Parenting is a tough job, especially if your child has an ostomy, but most agree it’s well worth the blood, sweat, and tears. Preparing yourself and your child for the many stages of their development is possibly one of the biggest causes of parental anxiety. While you may have already rehearsed the dreaded birds and the bees speech, it has probably never crossed your mind that your child would one day be faced with ostomy surgery. Scary, right? You’re probably wondering how you’re going to explain this to your child when you have as many questions as they do, but with a little research and preparation, you will all make it through.
Explaining their ostomy in a way that is appropriate for your child’s age is important. You know your child better than anyone else, so it’s up to you to determine the complexity of the information you share with them. Remember, you play a significant role in determining how they will perceive their new situation.
For parents of infants, imagining your baby undergoing a major operation is terrifying. Just keep in mind that once your child heals, they will go about life as usual — and you will just have to learn to change pouches instead of diapers. As they age, their ostomy will seem like second nature to them because they’ve never known any differently. Focus on educating yourself, so you’re ready to field questions that will come later down the road.
If a health condition or trauma results in an ostomy during the toddler years, your child is too young to fully understand, but will likely be curious and may surprise you with a lot of questions. Toddlers are infamous for driving their parents crazy simply by asking, “Why?” in any and every situation. They may ask why their sibling doesn’t have a pouch on their belly or why they don’t poop on the potty like you do. Try not to respond with negative language that could cause them to feel guilty about their condition. Instead of saying, “Your intestines don’t work properly,” you may want to tell them their body is unique and works differently than others. If you embrace their ostomy as something special, rather than an inconvenience or a problem, they will too.
School-aged children will be more aware of the fact that their body is different. As they start interacting with peers at school and extra-curricular events such as birthday parties or organized sports, they may become self-conscious. Children at this age are natural explorers as they start figuring out the world outside of the comfort and safety of their own home. It is important that your child knows their ostomy doesn’t have to get in the way of having fun and partaking in typical kid activities. Take some time to explain how their ostomy works and why it improves their health. You may want to use simple diagrams of the human body to give them a visual image. The more your child understands their condition, the more confident they will be when handling questions or taunting by peers. If they are still in the stuffed animal phase, an ostomy teddy bear may also help comfort your child.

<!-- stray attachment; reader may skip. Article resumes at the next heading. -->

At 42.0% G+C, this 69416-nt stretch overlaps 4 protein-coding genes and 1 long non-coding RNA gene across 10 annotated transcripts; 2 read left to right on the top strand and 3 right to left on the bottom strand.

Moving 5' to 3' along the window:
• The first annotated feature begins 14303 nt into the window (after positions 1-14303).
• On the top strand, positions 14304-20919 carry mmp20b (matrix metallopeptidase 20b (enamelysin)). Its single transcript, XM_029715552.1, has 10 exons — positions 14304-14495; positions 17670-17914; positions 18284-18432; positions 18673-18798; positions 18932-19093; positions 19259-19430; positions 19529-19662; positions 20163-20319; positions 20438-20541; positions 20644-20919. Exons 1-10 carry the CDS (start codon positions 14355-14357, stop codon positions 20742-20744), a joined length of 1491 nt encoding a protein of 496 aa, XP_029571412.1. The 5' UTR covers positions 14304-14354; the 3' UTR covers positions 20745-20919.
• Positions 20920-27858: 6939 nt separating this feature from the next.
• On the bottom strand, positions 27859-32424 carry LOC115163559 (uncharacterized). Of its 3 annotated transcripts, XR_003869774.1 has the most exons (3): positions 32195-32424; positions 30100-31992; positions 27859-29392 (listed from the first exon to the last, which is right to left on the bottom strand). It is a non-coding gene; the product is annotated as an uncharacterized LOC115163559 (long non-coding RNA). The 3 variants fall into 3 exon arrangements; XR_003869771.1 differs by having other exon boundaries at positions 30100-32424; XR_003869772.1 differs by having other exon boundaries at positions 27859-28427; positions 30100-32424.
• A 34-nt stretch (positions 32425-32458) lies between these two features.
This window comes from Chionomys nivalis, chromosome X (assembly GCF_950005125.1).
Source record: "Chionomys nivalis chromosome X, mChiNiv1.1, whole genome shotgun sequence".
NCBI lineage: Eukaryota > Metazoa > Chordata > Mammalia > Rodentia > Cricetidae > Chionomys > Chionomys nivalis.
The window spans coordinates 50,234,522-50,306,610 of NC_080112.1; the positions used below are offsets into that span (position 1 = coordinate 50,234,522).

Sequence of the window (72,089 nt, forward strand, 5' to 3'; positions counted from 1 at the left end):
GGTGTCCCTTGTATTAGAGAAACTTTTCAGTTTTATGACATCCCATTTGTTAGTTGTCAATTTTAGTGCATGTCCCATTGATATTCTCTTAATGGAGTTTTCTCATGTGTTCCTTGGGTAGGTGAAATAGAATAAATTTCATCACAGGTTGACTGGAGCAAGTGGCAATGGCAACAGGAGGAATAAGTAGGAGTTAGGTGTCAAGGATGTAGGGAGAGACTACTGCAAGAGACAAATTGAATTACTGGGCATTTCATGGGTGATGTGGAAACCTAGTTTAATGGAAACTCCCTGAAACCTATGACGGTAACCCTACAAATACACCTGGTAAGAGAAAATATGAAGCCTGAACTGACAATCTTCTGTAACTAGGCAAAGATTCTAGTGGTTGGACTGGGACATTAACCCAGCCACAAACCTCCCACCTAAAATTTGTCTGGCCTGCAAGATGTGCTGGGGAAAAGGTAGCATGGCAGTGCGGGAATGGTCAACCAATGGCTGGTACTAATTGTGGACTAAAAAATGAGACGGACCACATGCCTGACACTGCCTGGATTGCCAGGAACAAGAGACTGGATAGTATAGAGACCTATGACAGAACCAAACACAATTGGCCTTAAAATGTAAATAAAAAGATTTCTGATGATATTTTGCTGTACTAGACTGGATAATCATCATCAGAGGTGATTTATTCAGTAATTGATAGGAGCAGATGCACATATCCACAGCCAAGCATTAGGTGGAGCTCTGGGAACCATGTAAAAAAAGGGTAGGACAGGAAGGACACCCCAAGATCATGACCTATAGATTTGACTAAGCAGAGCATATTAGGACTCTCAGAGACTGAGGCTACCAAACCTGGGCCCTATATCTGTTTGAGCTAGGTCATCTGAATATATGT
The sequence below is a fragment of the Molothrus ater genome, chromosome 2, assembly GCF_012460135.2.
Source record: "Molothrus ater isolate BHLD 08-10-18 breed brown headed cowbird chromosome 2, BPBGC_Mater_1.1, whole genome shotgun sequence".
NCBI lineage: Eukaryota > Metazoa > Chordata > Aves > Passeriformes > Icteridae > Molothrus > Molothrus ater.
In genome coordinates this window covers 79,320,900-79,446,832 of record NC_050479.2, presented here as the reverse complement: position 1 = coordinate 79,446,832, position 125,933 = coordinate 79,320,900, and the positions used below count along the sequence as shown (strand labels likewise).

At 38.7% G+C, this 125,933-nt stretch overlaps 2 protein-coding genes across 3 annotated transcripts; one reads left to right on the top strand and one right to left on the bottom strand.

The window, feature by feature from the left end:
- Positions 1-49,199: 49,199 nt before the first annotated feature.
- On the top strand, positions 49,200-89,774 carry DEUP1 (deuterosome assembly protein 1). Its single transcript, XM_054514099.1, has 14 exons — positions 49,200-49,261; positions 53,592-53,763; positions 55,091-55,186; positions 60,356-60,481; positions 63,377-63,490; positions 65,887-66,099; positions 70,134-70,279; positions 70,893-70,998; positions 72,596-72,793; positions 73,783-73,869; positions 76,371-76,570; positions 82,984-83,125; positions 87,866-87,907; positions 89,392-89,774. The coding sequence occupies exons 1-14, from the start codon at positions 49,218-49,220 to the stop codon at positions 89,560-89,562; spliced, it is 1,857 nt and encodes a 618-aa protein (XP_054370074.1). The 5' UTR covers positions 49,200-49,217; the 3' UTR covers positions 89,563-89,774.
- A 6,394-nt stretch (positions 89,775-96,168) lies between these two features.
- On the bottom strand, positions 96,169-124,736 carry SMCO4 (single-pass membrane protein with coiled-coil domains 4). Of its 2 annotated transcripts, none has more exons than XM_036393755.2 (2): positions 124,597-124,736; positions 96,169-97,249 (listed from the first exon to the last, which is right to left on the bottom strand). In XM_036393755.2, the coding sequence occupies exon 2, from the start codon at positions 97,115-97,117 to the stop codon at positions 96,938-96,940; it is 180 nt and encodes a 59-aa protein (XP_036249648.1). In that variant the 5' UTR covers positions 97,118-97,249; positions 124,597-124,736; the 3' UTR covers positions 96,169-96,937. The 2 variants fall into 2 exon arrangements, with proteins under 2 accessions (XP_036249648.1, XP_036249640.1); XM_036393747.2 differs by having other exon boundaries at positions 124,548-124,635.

The teenage years are rough enough as is, and adding an ostomy into the mix of an already changing body may seem like the end of the world to your adolescent. Anticipate a blow to their self-esteem. They’ll worry that their pouch will show through clothing, and the thought of a leak or funky smells while with friends will be mortifying to them. Help your teen navigate these feelings by stressing the importance of good stoma hygiene and proper pouching techniques. Let them know that they are not obligated to tell anyone about their ostomy and that they can come to you with any problems or fears they may be experiencing. At this age, they are old enough to understand the physiology behind an ostomy, but may be struggling with existential questions such as, “Why me?” Check to see if there is an ostomy support group for teens in your area; just knowing they are not alone can go a long way to boost their morale. You may even consider sending them to a summer camp such as YOUTH RALLY where they can have fun with other ostomates their age without worrying about being teased or bullied. If your child seems depressed, seek help from a professional therapist.
At any age, daycare workers or school nurses should be aware of your child’s ostomy. Ask them to keep an emergency set of supplies on hand on behalf of your child. Also, supplies should be kept in your child’s backpack and can be stored in an inconspicuous carrying case to avoid attracting attention from busybody classmates.
Your perception of your child’s ostomy will undoubtedly affect the way they view it. If you make it out to be a hassle, they will see it as such as well. Contrarily, if you simply make it part of everyday life, just like bathing or teeth-brushing, they will get the hang of it in no time.
Most importantly, whether your parenting style tends to be hands-off, helicopter, or somewhere in between, reassure your child that their ostomy is there to help them live a strong, healthy, and active life.
If you need assistance determining which pouching system best fits your child’s needs, give us a call at 1-844-700-7013.